Matt Waldman shares a sample scouting report on Denver Broncos quarterback Drew Lock from the 2019 Rookie Scouting Portfolio.
Drew Lock, Missouri (6-4, 228)
Depth of Talent: 74.7 = Contributor: Starter execution in a limited role; diminishing returns beyond that scope.
An NFL team will select Lock much higher than I’ve graded him and because of specific talents he possesses, it may work out. However, it’s what he doesn’t do that’s of concern.
Bill Belichick often says he cares only about what a player can do and is less concerned about what he can’t do. The Waldman Corollary is, make sure what a player can do he does consistently or else you’ve bought into flash without substance.
Put that in your hoodie and pull it over your head, Bill.
Humor aside, Lock should be much better than he is but as noted in the Overrated Section of this chapter, he leans too much on talents that will grant him a professional opportunity. But Lock hasn’t cultivated the necessary details that will help him grow into a reliable or coveted
When an athletic defense motivates him, Lock can deliver a wide variety of drops—including one-, two-, three-, and five-steps with good tempo. He’ll set up with a balanced throwing stance, pivot quickly into position off play-action, and snap into place after the play fake.
Because he doesn’t sell the techniques with his upper body, Lock’s play fakes aren’t as thorough as they should be. Although he’s in a spread system and often works from pistol or shotgun, he demonstrates variety with his play fakes despite the constraints of the system. His bootleg fakes from pistol have the potential to be effective with more detail when selling it.
Like Finley, Lock has two types of pump fakes—the full-motion fake without violence and the minimal-motion fake with strong violence. Lock uses the pump fake liberally in his game, but its effectiveness has diminishing returns as the game unfolds because, once an opponent sees it play out a time or two, it lacks believability.
Lock executes the basic look-offs of safeties when setting up the deep game. He’s also skilled at holding flat defenders with his eyes to set up the short and intermediate passing game. He also has a strong hard count that can bait defenders into the neutral zone as well.
Pre-snap, Lock will spot pressure and correctly read the vulnerable man-to-man coverage behind it for a quick target.
Lock’s platform throws have an over-the-shoulder release that includes a quick motion. When throwing off-platform, Lock has a wide variety of arm slots to deliver the ball accurately—sometimes from impressive angles and covering the short, intermediate, and vertical ranges of the field with flashes of strong accuracy.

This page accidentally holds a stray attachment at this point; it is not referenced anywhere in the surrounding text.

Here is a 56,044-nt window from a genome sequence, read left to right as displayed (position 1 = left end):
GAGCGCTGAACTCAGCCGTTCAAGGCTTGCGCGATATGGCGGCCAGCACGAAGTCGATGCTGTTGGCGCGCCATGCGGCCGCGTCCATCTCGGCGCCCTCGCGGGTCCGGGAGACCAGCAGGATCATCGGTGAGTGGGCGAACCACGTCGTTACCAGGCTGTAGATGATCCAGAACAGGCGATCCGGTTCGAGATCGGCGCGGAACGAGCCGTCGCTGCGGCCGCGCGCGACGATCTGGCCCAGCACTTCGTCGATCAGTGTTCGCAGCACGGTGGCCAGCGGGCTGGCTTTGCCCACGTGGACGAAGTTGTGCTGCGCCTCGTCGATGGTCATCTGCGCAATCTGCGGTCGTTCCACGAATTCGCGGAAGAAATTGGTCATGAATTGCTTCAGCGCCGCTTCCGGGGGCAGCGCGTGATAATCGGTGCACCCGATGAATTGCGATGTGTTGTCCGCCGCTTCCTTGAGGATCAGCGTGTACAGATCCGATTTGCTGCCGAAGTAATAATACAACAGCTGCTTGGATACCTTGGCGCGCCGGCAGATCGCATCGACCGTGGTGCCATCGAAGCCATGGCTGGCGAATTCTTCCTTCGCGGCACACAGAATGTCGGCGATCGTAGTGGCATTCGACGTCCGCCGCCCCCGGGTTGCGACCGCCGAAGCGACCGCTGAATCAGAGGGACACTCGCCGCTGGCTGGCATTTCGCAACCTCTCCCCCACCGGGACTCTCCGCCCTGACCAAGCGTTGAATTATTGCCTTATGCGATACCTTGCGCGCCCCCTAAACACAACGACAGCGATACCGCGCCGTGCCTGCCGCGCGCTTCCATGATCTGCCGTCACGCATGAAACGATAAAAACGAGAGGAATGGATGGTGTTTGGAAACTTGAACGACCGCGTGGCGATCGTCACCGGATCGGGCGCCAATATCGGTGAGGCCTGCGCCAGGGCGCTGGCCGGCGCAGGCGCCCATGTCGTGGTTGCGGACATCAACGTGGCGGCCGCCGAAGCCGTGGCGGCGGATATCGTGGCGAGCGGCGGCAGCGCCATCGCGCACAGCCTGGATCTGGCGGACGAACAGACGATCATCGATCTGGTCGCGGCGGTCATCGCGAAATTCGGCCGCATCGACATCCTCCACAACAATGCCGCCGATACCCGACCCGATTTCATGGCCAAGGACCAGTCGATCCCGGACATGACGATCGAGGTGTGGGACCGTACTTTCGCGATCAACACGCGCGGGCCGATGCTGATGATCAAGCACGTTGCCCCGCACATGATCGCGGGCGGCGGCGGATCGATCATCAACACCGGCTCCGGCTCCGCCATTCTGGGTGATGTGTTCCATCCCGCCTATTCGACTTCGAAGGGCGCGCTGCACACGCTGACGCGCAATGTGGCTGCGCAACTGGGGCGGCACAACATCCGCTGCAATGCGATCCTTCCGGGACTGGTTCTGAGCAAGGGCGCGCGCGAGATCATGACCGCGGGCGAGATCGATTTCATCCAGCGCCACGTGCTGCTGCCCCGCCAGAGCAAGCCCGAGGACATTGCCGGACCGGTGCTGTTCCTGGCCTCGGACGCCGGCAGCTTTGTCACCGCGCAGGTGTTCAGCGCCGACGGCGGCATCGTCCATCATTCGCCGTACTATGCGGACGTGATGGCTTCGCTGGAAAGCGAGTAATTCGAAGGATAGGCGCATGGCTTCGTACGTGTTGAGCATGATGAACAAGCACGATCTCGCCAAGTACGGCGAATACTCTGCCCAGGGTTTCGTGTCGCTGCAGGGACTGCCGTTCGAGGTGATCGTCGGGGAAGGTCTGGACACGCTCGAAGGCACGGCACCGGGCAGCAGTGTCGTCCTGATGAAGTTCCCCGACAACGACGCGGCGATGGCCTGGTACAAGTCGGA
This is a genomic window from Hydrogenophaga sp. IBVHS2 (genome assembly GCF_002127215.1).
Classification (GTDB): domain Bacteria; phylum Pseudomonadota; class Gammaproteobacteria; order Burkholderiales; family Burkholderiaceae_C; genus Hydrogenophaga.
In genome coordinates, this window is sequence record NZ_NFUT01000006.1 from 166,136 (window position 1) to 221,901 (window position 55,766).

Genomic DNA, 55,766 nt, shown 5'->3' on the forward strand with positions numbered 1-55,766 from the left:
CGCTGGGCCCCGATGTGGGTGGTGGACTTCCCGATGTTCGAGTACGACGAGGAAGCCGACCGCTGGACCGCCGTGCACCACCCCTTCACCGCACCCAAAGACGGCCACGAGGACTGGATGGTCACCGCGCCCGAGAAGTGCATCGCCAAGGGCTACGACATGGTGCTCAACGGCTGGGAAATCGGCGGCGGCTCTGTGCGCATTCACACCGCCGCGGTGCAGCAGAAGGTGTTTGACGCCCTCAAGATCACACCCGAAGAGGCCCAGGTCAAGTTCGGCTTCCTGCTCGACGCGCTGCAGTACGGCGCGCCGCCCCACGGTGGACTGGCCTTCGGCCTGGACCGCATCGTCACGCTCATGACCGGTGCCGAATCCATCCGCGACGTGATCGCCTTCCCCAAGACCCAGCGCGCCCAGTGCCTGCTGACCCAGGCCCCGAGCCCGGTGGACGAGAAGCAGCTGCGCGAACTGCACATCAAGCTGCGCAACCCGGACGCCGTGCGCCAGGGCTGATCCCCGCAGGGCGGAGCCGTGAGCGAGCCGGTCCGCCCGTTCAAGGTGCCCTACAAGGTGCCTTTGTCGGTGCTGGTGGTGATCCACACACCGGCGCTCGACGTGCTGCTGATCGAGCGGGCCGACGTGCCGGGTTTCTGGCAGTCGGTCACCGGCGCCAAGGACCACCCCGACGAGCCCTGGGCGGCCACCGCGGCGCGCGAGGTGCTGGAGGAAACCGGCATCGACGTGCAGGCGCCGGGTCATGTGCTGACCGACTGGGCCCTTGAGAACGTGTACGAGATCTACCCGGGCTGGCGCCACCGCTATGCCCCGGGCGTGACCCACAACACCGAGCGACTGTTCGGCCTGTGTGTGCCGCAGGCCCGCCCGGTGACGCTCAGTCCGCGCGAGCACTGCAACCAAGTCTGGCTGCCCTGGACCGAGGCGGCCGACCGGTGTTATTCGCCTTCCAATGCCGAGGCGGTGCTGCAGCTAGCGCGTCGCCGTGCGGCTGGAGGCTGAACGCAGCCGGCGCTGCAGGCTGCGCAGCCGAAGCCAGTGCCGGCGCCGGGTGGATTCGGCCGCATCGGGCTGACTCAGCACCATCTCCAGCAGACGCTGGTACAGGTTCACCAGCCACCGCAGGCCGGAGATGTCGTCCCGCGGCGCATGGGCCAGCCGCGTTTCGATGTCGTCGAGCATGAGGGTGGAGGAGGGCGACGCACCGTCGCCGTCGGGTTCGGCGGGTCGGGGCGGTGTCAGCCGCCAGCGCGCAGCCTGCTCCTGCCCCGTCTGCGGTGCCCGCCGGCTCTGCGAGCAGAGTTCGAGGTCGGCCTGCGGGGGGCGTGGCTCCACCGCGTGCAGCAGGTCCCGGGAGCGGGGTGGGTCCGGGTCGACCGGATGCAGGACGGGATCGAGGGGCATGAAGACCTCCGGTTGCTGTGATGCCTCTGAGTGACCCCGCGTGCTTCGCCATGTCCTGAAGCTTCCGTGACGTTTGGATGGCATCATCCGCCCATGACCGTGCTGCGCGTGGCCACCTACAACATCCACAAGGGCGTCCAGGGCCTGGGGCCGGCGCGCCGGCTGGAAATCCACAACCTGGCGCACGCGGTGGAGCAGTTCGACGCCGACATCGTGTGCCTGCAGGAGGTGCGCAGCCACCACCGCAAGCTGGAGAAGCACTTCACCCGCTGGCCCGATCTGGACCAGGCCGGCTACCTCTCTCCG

Lock has a strong arm and makes the opposite hash throws with ease. He can make them look easy even when pressure is bearing down on him. When forced off-platform, Lock also displays pinpoint accuracy in the intermediate zones despite pressure disrupting his release motion.
These skills, along with some touch on short throws, make him an effective thrower of screen passes and outlet passes to the flat while under pressure.
He’s fearless when it comes to targeting tight windows down-field and this includes high-velocity throws or long-distance touch throws. He displays anticipation with opposite-hash throws in the intermediate range of the field but must improve with the quick game anticipation to the shallower zones. On occasion, Lock can slide from pressure, reset his feet, and fire the ball with velocity and
accuracy in the intermediate range of the field.
Despite the pressure, Lock will maintain his patience and find the second read. He frequently looks beyond his first reads in the passing game. He’ll use his maneuverability to create space in or outside the pocket so he can access deeper ranges of the field, including receivers on the far side of the field.
Once he’s exhausted his reads or pressure pins him into a corner, Lock has shown the capability to throw the ball away. Unlike many prospects, Lock will note the coverage before he checks the ball to an outlet and if it’s well-covered he’ll throw it away. Too often, we see prospects make blind throws in these situations that lead to turnovers.